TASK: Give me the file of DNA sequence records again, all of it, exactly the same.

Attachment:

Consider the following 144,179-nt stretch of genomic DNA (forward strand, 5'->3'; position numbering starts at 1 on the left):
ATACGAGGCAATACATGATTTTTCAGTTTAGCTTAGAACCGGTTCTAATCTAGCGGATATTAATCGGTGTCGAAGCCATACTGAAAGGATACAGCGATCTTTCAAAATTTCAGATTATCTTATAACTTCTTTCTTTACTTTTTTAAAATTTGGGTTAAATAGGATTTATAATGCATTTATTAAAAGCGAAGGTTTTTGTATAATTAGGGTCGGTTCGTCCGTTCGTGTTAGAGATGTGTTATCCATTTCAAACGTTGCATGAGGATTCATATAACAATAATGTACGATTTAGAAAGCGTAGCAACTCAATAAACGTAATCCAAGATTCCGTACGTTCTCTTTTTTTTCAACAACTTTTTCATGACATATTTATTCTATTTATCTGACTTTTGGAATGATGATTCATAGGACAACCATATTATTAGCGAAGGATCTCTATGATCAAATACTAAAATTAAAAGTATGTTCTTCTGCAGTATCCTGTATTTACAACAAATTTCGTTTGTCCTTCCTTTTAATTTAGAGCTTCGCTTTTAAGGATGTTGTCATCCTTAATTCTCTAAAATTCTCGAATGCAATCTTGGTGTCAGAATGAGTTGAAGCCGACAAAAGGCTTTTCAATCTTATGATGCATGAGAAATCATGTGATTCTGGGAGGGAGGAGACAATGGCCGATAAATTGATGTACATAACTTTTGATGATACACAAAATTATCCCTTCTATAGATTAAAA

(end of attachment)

Consider the following 144,179-nt stretch of genomic DNA (forward strand, 5'->3'; position numbering starts at 1 on the left):
ATACGAGGCAATACATGATTTTTCAGTTTAGCTTAGAACCGGTTCTAATCTAGCGGATATTAATCGGTGTCGAAGCCATACTGAAAGGATACAGCGATCTTTCAAAATTTCAGATTATCTTATAACTTCTTTCTTTACTTTTTTAAAATTTGGGTTAAATAGGATTTATAATGCATTTATTAAAAGCGAAGGTTTTTGTATAATTAGGGTCGGTTCGTCCGTTCGTGTTAGAGATGTGTTATCCATTTCAAACGTTGCATGAGGATTCATATAACAATAATGTACGATTTAGAAAGCGTAGCAACTCAATAAACGTAATCCAAGATTCCGTACGTTCTCTTTTTTTTCAACAACTTTTTCATGACATATTTATTCTATTTATCTGACTTTTGGAATGATGATTCATAGGACAACCATATTATTAGCGAAGGATCTCTATGATCAAATACTAAAATTAAAAGTATGTTCTTCTGCAGTATCCTGTATTTACAACAAATTTCGTTTGTCCTTCCTTTTAATTTAGAGCTTCGCTTTTAAGGATGTTGTCATCCTTAATTCTCTAAAATTCTCGAATGCAATCTTGGTGTCAGAATGAGTTGAAGCCGACAAAAGGCTTTTCAATCTTATGATGCATGAGAAATCATGTGATTCTGGGAGGGAGGAGACAATGGCCGATAAATTGATGTACATAACTTTTGATGATACACAAAATTATCCCTTCTATAGATTAAAA